Developing a business plan is an important part of owning and operating a business, but if you think of the process only as a means of attracting investment or guiding you through startup, you are ignoring the many other ways a business plan becomes essential to the success of your business.
Here are a few examples of business plan needs throughout the life of your business:
Launch. When thinking about the need for a business plan, a business launch is usually the first thing that comes to mind. This popular type of business plan differentiates itself from other types due to its focus on describing the company, explaining the products or services your business will provide, marketing analysis and plan and financial projections, including cash flow projections, profit, expenses and income.
Operations. Also an internal plan, this type of business plan is often viewed as the natural successor to a business launch plan and includes some of the same components, but updated. Your operations plan should map out company operations for the coming year and include specifics regarding individual employee roles and responsibilities.
Internal project analysis. Unlike the business launch plan, this business plan is narrow in its approach and developed to provide projections for internal business decision-making. Its purpose it to evaluate a proposed project or action. Your financial analysis should include any additional personnel costs, technology needs and operating expenses. Include the project’s capital needs and assumptions for repayment. You will also want to include a marketing plan specifically targeting the proposed project.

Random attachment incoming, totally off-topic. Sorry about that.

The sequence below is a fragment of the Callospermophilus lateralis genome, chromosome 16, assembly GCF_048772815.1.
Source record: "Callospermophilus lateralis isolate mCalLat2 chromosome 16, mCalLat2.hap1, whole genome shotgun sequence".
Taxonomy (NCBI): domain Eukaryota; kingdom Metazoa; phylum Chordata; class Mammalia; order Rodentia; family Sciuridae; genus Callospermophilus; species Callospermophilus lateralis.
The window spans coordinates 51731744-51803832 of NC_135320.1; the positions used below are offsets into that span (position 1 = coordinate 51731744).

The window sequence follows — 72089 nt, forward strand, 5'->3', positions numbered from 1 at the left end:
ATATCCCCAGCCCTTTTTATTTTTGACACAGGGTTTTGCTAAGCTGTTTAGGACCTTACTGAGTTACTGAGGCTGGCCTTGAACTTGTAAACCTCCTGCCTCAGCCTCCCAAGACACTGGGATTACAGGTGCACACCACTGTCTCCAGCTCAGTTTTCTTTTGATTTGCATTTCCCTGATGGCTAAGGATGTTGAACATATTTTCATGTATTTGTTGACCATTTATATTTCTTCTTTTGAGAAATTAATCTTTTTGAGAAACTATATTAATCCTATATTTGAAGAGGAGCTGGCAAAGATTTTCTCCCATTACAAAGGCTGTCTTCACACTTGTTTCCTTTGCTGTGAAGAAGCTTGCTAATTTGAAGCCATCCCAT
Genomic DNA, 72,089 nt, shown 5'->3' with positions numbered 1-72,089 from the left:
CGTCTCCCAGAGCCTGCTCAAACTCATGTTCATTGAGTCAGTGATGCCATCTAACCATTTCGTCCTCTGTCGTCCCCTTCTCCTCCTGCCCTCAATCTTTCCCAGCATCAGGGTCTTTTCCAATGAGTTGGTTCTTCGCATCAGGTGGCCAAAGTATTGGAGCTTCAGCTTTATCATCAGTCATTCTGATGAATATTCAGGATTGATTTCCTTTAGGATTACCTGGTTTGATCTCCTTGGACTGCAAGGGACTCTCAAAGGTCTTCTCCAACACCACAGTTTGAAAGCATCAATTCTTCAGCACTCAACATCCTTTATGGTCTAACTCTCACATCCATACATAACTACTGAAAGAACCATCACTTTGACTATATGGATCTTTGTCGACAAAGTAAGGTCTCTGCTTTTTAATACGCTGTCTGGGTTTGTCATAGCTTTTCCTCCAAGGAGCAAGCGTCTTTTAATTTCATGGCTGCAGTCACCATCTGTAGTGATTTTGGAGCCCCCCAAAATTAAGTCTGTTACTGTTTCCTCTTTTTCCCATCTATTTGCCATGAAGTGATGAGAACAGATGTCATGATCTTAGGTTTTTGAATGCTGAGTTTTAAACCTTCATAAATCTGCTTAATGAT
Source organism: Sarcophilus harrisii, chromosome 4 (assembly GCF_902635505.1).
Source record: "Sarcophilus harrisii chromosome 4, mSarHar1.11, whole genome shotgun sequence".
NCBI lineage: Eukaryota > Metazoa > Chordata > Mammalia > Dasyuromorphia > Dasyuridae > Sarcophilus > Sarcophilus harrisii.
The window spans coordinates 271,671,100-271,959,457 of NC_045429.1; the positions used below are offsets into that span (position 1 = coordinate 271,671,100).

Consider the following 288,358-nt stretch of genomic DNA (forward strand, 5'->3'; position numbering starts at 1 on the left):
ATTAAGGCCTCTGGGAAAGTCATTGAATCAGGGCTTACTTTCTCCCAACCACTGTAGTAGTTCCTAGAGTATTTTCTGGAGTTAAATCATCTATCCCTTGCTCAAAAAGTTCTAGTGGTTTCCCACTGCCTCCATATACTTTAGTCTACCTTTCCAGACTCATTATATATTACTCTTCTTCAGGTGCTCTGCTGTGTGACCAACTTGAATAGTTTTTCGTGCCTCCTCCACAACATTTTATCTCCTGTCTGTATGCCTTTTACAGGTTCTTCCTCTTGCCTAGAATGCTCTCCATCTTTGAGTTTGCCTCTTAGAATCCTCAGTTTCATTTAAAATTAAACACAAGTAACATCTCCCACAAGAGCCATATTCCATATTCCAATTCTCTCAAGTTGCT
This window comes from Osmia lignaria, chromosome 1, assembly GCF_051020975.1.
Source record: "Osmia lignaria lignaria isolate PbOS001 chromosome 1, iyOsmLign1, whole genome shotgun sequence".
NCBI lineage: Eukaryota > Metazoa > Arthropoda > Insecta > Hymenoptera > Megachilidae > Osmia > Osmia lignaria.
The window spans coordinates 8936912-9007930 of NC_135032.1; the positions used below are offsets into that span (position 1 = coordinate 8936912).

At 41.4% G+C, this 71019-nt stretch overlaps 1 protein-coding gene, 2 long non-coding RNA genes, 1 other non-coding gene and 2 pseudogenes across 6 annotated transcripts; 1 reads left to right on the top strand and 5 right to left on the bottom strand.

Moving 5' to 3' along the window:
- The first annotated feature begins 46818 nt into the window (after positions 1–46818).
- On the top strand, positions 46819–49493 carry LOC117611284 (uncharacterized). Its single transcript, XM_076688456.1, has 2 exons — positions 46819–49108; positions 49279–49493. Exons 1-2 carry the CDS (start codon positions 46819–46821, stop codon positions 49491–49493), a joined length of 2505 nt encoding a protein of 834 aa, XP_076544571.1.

Strategic. The primary function of your strategic business plan is to focus on your company’s vision, mission, goals and action plan for achieving them, including timeline. This plan should also define critical success factor. A hallmark of this type of business plan is that it cuts across all department to provide the big picture for your business. Often, advisory boards are more involved in development of this type of business plan over any other.
Expansion. Also known as a growth plan, this customized business plan may be written for either internal or external purposes. Whether internal or external, financial projections will be the primary focus. A plan meant to attract outside investors, however, will also need to include background information on the company and its operations to-date to provide potential investors with the details necessary to make a decision. If your expansion does not involve outside capital and will only be used internally, there is no need to include obvious company details.
Feasibility plan. A feasibility plan includes elements of both project analysis plans and expansion plans. However, a feasibility plan’s primary purpose is just as its name implies: to establish the feasibility of a proposed business venture and make recommendations for moving forward (or not). This type of plan focuses on demand for the proposed product or services made possible by the new venture. A feasibility plan will also include capital needs and profit projections in formulating recommendations.